Crow Represents Oklahoma at National Byzantine Conference
Dr. Kevin H. Crow recently served as chair for “Converts and Conversion,” a session at the Annual Byzantine Studies Conference.
An associate professor of history at the University of Science and Arts (USAO), Crow was the only Oklahoma scholar in attendance at the 36th Annual Byzantine Studies Conference that was held at the University of Philadelphia from Oct 8-10.
The conference was attended by many of the world’s leading Byzantine scholars representing elite American universities such as Harvard, Yale and Princeton. In addition, a number of prominent international scholars participated in the conference. Individuals from Oxford, Cambridge, the University of Munich and other notable overseas universities, presented papers on a wide variety of topics related to Byzantine Civilization.
The conference was sponsored by the Byzantine Studies Association of North America, an interdisciplinary organization devoted to the study of Byzantine Civilization and its interaction with neighboring peoples.
“USAO is proud of Dr. Crow's contributions to Byzantine studies,” said Dr. Dex Marble, vice president for academic affairs. “Dr. Crow's participation is yet another example of the high quality of education provided by the faculty of USAO.”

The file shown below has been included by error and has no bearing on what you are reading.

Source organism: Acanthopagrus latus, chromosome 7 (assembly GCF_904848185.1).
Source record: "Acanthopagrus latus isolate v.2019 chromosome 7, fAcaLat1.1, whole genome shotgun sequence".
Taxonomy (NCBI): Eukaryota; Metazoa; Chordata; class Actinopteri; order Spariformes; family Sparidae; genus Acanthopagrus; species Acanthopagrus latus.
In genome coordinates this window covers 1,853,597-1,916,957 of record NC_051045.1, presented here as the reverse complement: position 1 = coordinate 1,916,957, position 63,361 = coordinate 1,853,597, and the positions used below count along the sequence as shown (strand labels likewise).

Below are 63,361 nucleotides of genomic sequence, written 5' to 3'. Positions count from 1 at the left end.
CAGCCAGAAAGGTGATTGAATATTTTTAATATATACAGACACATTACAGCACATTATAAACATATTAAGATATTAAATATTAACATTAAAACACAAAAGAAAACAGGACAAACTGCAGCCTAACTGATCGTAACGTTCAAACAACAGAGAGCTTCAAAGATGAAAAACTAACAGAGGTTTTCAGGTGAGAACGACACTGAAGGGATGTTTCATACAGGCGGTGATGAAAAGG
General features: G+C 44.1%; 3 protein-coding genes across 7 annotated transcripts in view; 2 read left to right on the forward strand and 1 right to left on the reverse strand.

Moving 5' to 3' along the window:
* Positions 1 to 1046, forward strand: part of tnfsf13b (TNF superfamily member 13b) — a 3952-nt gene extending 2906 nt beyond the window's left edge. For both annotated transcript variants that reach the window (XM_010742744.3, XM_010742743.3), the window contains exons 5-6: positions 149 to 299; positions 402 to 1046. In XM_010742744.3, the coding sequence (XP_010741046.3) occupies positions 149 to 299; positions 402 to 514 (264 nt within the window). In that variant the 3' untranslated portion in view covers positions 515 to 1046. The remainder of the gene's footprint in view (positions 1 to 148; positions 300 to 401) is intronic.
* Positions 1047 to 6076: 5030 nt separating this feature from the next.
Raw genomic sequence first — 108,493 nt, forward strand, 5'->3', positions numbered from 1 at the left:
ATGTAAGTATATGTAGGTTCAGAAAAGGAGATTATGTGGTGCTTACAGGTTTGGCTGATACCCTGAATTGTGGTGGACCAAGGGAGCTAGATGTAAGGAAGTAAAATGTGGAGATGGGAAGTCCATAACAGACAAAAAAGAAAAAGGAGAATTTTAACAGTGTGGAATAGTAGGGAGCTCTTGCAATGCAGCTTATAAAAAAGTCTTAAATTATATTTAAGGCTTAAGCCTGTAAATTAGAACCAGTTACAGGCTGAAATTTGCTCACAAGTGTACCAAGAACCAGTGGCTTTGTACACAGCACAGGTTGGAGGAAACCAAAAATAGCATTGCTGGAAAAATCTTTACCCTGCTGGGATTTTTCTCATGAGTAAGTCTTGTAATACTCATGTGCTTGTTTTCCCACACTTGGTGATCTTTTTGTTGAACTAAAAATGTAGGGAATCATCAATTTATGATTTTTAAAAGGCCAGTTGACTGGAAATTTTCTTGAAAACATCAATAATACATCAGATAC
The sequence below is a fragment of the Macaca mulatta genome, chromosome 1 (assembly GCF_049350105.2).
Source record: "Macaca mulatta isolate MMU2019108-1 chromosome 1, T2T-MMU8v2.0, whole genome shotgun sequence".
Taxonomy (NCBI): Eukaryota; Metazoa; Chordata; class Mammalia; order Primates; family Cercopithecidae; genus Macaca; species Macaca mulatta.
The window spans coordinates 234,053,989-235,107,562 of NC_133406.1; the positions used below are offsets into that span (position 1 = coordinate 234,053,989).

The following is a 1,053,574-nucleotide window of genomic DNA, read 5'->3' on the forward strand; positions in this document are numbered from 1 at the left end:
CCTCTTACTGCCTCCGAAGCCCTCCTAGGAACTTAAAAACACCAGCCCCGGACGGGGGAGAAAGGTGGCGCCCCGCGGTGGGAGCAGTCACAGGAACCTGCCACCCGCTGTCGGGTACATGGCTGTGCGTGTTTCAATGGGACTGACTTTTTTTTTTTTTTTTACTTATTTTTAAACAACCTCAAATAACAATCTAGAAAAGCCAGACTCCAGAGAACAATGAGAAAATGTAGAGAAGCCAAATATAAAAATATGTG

Crow described the session he chaired as an interdisciplinary affair that “was not limited to the field of Byzantine history” but included research “from the fields of archaeology, classical studies, Arab literature and theology as well.”
“Despite being surrounded by hostile enemies, the Byzantine empire endured for many centuries, which makes it fascinating to study for so many reasons,” Crow said. “Political scientists and students interested in diplomacy often study this history to better understand foreign policy. The most notorious to do this were the Nazis, who wondered how to sustain their ‘New World Order’ across Europe.”
But Byzantine history and culture is much more than politics,” Crow explained. “Byzantine art and architecture heavily influenced the art and architecture of Russia, Eastern Europe, the Islamic World, and even Ethiopia to a degree. In addition, the influence of Byzantine Civilization on Early Christianity is immense; for example the first seven Ecumenical Councils were not called by popes, bishops or other church officials, but by Byzantine Emperors.”
The Byzantine Empire was the Greek-speaking eastern half of the Roman Empire that lasted a thousand years after Rome itself fell. It came into existence when the emperor Constantine founded a second capital at Constantinople in 324 of the Common Era.
Crow earned a bachelor’s degree at Arkansas Tech University. He completed a master’s and doctorate at the University of Kentucky.